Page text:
School district superintendents

Buck GilcreaseBuck Gilcrease, Alvin ISD


What are some of the challenges your school district faces?


The first challenge is always to find seats [in the classroom] for everybody. The second challenge is to keep the quality of our instructional staff up to a level of excellence. It takes a lot of work to search those people out. This district is so high quality so our goal is to continue to bring in people like that to fill in the new instructional roles. Obviously transportation and facility needs [are also challenges].

How do you plan to address those challenges?


The human resources department has put together a good plan. They’ve done a great job of recruiting this spring to fill those needed positions and put some things in place to make sure the quality stays where the people are used to it being.

What are your priorities for next year?


The kids are my [priority] in everything that we do. I tell people that you can always tell people’s priorities [by] their checkbook. We’re going to make sure our checkbook is focused on what the kids need in the classroom and what the teachers need in the classroom. We’re going to work next year to make sure we put those beliefs into action and really let it reflect that the students are No. 1.

What has been your proudest moment as superintendent?


I guess it’s also my saddest moment, but if I had to pick just one, [it would be after] the [fatal car accident] earlier in the spring at Manvel High School. My proudest moment was the way the district came together and helped work through that for our kids, those families, the schools involved and the district as a whole. It made me proud to see that there was a sense of family and community there.

Trish HanksTrish Hanks, Friendswood ISD


What are some of the challenges your school district faces?


There are a couple of challenges. The expectations are never lowered; there’s always increased expectations. There’s this perception that you can [achieve] those higher expectations with the same amount of resources, and that’s just a disconnect in thinking. The other big challenge for our district is our students are exposed [because of] technology. Trying to keep up with social media—that’s a concern of mine.

How do you plan to address those challenges?


[With] the financial challenges, we work with our legislators a lot. We’re fortunate that we have a state senator, state representative and a U.S. congressman [who] live here. You try to work with them to help them understand the implications of legislation that’s passed and how the money is spent. We are doing a lot of cyber safety. We have presentations for parents, and we have curriculum that we teach during the year for the kids.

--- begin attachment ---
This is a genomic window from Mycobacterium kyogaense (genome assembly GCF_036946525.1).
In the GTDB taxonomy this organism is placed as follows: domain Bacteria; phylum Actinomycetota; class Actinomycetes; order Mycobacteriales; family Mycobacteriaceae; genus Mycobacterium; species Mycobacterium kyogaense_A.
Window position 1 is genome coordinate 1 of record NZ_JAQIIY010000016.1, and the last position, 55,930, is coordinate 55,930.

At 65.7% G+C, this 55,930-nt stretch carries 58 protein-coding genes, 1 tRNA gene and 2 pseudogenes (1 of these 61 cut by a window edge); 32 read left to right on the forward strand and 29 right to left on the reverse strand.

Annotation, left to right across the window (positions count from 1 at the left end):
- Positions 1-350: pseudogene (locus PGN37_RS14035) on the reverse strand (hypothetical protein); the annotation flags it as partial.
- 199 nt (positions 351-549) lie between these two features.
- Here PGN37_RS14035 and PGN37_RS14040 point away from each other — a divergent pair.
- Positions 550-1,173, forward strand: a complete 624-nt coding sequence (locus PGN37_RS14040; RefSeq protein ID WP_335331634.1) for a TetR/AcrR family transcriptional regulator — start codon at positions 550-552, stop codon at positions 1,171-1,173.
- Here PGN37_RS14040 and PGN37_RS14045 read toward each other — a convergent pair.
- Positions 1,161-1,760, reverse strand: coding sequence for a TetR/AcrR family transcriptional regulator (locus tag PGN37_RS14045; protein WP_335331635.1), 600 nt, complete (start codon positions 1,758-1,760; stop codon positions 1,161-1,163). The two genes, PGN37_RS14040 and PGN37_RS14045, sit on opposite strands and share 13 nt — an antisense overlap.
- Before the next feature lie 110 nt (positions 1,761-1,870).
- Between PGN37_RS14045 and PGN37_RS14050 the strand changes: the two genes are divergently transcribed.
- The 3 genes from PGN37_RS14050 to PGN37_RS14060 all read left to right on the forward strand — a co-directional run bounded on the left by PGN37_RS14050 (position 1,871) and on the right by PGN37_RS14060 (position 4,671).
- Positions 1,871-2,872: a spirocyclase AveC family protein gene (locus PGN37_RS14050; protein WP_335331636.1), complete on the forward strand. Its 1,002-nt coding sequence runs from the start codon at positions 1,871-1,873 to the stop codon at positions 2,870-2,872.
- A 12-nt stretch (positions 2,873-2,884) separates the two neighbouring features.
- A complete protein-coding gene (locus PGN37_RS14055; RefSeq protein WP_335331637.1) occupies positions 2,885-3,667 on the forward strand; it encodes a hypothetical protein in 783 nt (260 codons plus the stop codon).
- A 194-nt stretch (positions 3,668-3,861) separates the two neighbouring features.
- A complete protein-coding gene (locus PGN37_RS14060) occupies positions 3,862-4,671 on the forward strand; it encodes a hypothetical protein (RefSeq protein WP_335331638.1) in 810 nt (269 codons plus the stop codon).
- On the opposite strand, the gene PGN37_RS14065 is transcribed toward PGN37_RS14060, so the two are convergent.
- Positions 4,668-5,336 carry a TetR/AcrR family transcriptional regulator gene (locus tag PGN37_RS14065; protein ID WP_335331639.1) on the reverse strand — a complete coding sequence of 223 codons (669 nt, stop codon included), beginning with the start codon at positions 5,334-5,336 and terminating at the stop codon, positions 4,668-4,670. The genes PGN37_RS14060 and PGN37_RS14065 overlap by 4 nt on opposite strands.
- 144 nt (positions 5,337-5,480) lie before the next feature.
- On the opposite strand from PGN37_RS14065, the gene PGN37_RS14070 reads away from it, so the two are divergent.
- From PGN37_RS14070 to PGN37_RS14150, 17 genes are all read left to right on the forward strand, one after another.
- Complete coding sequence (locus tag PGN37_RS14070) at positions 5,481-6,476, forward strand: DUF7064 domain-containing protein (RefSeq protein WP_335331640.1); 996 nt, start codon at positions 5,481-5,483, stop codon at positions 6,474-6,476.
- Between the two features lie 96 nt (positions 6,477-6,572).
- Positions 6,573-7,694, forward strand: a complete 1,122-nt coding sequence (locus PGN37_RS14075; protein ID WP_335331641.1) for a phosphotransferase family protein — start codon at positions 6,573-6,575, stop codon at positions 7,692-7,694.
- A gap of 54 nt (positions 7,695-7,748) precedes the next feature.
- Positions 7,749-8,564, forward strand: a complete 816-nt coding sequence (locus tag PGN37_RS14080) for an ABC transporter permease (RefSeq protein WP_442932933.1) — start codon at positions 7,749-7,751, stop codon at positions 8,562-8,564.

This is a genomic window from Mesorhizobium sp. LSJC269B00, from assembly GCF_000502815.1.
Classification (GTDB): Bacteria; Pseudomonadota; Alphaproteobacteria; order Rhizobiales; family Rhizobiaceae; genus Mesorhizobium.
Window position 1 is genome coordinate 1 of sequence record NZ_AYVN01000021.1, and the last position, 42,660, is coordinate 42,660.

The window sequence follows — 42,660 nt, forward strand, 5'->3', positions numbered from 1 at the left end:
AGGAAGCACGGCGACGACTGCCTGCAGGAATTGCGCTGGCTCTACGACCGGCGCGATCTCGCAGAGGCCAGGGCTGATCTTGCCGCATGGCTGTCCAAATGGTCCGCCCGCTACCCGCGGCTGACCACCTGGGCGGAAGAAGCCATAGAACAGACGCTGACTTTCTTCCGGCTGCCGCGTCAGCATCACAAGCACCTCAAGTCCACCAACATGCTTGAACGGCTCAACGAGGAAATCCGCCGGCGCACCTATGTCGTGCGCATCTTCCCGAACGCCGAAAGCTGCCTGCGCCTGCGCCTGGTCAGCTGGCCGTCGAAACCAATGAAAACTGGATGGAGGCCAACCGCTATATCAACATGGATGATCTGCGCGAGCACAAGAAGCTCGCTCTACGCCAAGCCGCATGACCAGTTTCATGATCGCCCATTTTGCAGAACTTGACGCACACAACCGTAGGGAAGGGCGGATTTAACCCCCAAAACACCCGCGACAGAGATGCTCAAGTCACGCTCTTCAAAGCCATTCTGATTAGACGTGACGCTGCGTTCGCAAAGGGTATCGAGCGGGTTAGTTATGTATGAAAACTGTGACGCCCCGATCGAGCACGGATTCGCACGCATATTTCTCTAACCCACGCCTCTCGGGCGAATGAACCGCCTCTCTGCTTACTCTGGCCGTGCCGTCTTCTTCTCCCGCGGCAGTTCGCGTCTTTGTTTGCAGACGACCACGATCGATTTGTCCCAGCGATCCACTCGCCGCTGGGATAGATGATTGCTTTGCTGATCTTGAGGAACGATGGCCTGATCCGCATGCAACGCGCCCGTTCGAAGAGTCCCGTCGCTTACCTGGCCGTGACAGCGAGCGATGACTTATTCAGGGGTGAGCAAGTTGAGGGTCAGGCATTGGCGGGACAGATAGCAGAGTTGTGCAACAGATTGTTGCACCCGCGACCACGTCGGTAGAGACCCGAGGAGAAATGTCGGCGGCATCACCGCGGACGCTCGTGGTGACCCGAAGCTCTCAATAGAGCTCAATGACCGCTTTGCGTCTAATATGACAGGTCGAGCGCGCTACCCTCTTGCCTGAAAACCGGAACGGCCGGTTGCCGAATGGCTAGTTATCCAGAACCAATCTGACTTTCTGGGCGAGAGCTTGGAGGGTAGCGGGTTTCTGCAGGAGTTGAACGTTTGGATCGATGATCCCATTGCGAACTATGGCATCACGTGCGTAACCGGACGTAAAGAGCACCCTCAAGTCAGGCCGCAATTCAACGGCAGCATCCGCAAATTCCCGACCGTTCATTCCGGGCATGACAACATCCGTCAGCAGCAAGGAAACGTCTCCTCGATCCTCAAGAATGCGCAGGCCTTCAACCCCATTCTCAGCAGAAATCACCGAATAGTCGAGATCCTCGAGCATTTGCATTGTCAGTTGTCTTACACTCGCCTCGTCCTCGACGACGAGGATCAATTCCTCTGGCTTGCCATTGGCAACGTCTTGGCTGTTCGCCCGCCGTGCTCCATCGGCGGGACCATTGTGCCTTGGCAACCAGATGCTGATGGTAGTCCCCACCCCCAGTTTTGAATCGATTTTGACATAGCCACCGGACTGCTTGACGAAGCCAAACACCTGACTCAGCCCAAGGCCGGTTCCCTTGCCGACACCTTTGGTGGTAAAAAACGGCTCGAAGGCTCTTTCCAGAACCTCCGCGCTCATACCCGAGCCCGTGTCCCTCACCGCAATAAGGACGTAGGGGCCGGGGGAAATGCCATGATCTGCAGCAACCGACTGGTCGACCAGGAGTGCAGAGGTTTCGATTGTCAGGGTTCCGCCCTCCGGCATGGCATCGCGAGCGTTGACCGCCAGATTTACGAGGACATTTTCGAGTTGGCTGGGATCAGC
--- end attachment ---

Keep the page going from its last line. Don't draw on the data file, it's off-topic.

What are your priorities for next year?


My top priority next year is to make sure that our teachers are paid competitively [compared] with surrounding districts. That is the biggest priority, and once we figure it out, next year the challenge will be to make sure it [maintains]. If you cut [spending] some place, then you have to be really diligent with it and not spend that money. That’s one of the biggest challenges.

What has been your proudest moment as superintendent?


There have been so many highlights, but I think one of the things I am most proud of is that even though we were scoring high on state tests, we didn’t stop there. We’ve said it’s really not enough that we’re exemplary. Our district has [competed] at a state level. That culture of continuous improvement—I think I’m the most proud about that.

John KellyJohn Kelly, Pearland ISD


What are some of the challenges your school district faces?


The one that’s on my mind right now is money. The Legislature does not at this point look like it’s going to give us the money we need to keep up with growth and inflation. That worries me. The other thing I’ve been working on the last couple of days is finding help for kids who are having significant difficulties in their lives, recognizing who those kids are and then bringing help to them in an era of limited resources.

How do you plan to address those challenges?


I’m going to be talking to all the principals and directors about greatly expanding mentoring programs in the district [so] we’re much more inviting to people coming from the community to mentor our kids. I’ve been working on that for a while. It’s [about] trying to get the whole community to help the ones among us [who] need it the most.

What are your priorities for next year?


[As] always, my top priority is student achievement. I want us to continue to really elevate student achievement in a meaningful way—all the ways we can show that we’re providing a superior product. My second priority for the coming year is helping needy kids. We’ve had three suicides [in my tenure], and in each of those cases you wonder if we could’ve known earlier that these kids were going through a lot of stuff.

What has been your proudest moment as superintendent?


It was probably the establishment of Turner College & Career High School. That has been my dream since I got here. [It is] finishing its second year. We have a tremendous principal there. Approximately 30 kids will graduate with both a high school [diploma] and an associate degree from junior college. Another 20 will have 30 or more hours of college [credit]. That’s a huge step up that that school has accomplished.


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